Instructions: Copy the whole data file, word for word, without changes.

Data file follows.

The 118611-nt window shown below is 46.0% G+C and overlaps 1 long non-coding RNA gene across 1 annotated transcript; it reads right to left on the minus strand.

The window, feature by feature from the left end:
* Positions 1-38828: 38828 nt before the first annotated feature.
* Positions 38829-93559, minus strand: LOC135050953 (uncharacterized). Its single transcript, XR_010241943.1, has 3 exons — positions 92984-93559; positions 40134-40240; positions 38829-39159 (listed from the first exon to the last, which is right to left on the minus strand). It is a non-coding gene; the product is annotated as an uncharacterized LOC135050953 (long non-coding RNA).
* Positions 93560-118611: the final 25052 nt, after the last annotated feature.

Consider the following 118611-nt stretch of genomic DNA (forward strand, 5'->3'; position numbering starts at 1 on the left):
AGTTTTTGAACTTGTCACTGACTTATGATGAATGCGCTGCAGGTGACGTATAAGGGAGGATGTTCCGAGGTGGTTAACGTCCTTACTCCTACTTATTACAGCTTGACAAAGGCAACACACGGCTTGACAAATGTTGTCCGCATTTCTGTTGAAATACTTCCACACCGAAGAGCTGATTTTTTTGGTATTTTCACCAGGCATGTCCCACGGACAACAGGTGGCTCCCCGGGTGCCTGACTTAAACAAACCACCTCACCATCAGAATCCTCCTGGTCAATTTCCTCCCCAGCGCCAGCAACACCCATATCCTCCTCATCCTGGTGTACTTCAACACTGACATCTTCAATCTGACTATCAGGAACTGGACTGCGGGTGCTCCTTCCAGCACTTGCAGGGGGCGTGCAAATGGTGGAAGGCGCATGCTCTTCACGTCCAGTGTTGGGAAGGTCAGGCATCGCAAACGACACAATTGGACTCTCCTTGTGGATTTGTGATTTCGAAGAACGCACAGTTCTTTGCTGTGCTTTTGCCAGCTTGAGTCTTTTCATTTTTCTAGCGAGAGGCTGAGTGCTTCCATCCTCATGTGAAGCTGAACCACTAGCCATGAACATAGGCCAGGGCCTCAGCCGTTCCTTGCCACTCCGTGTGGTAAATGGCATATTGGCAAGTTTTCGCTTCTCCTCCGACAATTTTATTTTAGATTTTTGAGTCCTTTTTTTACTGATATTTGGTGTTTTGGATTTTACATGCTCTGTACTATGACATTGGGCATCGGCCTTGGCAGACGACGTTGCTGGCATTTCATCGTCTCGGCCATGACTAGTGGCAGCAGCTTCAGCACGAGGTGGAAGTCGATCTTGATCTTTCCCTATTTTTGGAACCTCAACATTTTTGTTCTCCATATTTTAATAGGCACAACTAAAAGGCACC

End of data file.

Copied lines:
The 118611-nt window shown below is 46.0% G+C and overlaps 1 long non-coding RNA gene across 1 annotated transcript; it reads right to left on the minus strand.

The window, feature by feature from the left end:
* Positions 1-38828: 38828 nt before the first annotated feature.
* Positions 38829-93559, minus strand: LOC135050953 (uncharacterized). Its single transcript, XR_010241943.1, has 3 exons — positions 92984-93559; positions 40134-40240; positions 38829-39159 (listed from the first exon to the last, which is right to left on the minus strand). It is a non-coding gene; the product is annotated as an uncharacterized LOC135050953 (long non-coding RNA).
* Positions 93560-118611: the final 25052 nt, after the last annotated feature.

Consider the following 118611-nt stretch of genomic DNA (forward strand, 5'->3'; position numbering starts at 1 on the left):
AGTTTTTGAACTTGTCACTGACTTATGATGAATGCGCTGCAGGTGACGTATAAGGGAGGATGTTCCGAGGTGGTTAACGTCCTTACTCCTACTTATTACAGCTTGACAAAGGCAACACACGGCTTGACAAATGTTGTCCGCATTTCTGTTGAAATACTTCCACACCGAAGAGCTGATTTTTTTGGTATTTTCACCAGGCATGTCCCACGGACAACAGGTGGCTCCCCGGGTGCCTGACTTAAACAAACCACCTCACCATCAGAATCCTCCTGGTCAATTTCCTCCCCAGCGCCAGCAACACCCATATCCTCCTCATCCTGGTGTACTTCAACACTGACATCTTCAATCTGACTATCAGGAACTGGACTGCGGGTGCTCCTTCCAGCACTTGCAGGGGGCGTGCAAATGGTGGAAGGCGCATGCTCTTCACGTCCAGTGTTGGGAAGGTCAGGCATCGCAAACGACACAATTGGACTCTCCTTGTGGATTTGTGATTTCGAAGAACGCACAGTTCTTTGCTGTGCTTTTGCCAGCTTGAGTCTTTTCATTTTTCTAGCGAGAGGCTGAGTGCTTCCATCCTCATGTGAAGCTGAACCACTAGCCATGAACATAGGCCAGGGCCTCAGCCGTTCCTTGCCACTCCGTGTGGTAAATGGCATATTGGCAAGTTTTCGCTTCTCCTCCGACAATTTTATTTTAGATTTTTGAGTCCTTTTTTTACTGATATTTGGTGTTTTGGATTTTACATGCTCTGTACTATGACATTGGGCATCGGCCTTGGCAGACGACGTTGCTGGCATTTCATCGTCTCGGCCATGACTAGTGGCAGCAGCTTCAGCACGAGGTGGAAGTCGATCTTGATCTTTCCCTATTTTTGGAACCTCAACATTTTTGTTCTCCATATTTTAATAGGCACAACTAAAAGGCACC